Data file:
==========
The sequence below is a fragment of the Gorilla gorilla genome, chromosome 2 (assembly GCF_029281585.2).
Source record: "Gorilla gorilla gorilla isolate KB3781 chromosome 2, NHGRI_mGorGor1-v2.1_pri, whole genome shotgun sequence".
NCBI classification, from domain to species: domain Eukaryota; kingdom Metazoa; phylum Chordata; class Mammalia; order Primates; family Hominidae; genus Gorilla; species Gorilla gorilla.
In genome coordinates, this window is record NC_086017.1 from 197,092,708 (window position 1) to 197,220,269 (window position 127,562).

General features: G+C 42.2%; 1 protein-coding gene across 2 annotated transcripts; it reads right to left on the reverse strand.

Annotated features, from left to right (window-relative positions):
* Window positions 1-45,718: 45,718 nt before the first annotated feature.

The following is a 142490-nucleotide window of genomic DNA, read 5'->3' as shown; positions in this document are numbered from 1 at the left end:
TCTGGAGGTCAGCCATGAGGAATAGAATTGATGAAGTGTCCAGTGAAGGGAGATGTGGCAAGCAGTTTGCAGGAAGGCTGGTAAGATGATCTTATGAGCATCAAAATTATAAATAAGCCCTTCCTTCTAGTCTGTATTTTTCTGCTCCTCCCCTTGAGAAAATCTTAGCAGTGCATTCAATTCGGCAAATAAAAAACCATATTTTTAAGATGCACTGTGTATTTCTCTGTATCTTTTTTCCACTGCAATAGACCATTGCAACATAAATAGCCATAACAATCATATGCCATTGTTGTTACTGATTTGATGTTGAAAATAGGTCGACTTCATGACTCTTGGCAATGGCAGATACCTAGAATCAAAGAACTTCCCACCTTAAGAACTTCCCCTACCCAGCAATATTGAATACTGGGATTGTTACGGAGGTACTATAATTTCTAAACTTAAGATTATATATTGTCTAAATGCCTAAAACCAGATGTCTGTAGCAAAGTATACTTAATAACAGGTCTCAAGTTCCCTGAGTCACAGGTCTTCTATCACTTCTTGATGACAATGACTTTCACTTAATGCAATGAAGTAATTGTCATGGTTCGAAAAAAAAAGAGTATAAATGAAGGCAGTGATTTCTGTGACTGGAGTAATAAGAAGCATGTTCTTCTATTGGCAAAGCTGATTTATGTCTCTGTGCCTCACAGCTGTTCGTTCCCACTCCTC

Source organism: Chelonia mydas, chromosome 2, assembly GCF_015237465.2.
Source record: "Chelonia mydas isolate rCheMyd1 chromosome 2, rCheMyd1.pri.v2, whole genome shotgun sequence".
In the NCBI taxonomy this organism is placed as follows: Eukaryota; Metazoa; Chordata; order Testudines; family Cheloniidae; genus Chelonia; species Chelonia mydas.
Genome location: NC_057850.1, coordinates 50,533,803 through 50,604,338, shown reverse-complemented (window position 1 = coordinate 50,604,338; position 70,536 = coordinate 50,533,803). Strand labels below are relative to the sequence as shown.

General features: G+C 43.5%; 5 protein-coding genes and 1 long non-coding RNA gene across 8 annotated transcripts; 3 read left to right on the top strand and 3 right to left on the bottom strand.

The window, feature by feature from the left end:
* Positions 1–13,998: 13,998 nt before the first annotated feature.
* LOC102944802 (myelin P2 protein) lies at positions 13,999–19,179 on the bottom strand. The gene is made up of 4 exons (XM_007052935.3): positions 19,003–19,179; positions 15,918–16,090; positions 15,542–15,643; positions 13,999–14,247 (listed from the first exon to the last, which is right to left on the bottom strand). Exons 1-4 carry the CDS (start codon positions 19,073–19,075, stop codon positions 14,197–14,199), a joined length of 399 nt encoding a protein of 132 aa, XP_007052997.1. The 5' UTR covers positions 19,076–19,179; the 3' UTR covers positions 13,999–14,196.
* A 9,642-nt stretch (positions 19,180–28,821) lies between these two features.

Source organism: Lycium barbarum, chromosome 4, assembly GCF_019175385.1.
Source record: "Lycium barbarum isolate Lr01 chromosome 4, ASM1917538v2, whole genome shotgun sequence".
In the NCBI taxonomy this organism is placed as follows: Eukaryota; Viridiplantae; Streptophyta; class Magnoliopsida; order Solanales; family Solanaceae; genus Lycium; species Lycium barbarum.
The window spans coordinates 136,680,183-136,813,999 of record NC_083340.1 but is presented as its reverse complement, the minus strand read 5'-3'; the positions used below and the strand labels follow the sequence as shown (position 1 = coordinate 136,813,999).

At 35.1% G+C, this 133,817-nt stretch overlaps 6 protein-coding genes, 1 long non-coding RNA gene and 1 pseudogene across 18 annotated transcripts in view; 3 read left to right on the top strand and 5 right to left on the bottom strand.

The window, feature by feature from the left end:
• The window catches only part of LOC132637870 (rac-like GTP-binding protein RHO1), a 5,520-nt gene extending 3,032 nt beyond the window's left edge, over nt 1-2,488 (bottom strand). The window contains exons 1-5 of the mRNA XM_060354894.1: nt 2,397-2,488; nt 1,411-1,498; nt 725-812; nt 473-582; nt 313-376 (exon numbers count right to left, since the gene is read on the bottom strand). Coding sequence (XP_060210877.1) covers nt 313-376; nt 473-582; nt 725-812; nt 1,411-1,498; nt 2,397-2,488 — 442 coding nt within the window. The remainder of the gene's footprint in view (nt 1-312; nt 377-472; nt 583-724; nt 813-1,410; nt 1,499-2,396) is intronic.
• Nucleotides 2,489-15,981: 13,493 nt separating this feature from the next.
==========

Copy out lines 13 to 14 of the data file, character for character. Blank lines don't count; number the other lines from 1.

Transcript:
Genome location: NC_057850.1, coordinates 50,533,803 through 50,604,338, shown reverse-complemented (window position 1 = coordinate 50,604,338; position 70,536 = coordinate 50,533,803). Strand labels below are relative to the sequence as shown.

General features: G+C 43.5%; 5 protein-coding genes and 1 long non-coding RNA gene across 8 annotated transcripts; 3 read left to right on the top strand and 3 right to left on the bottom strand.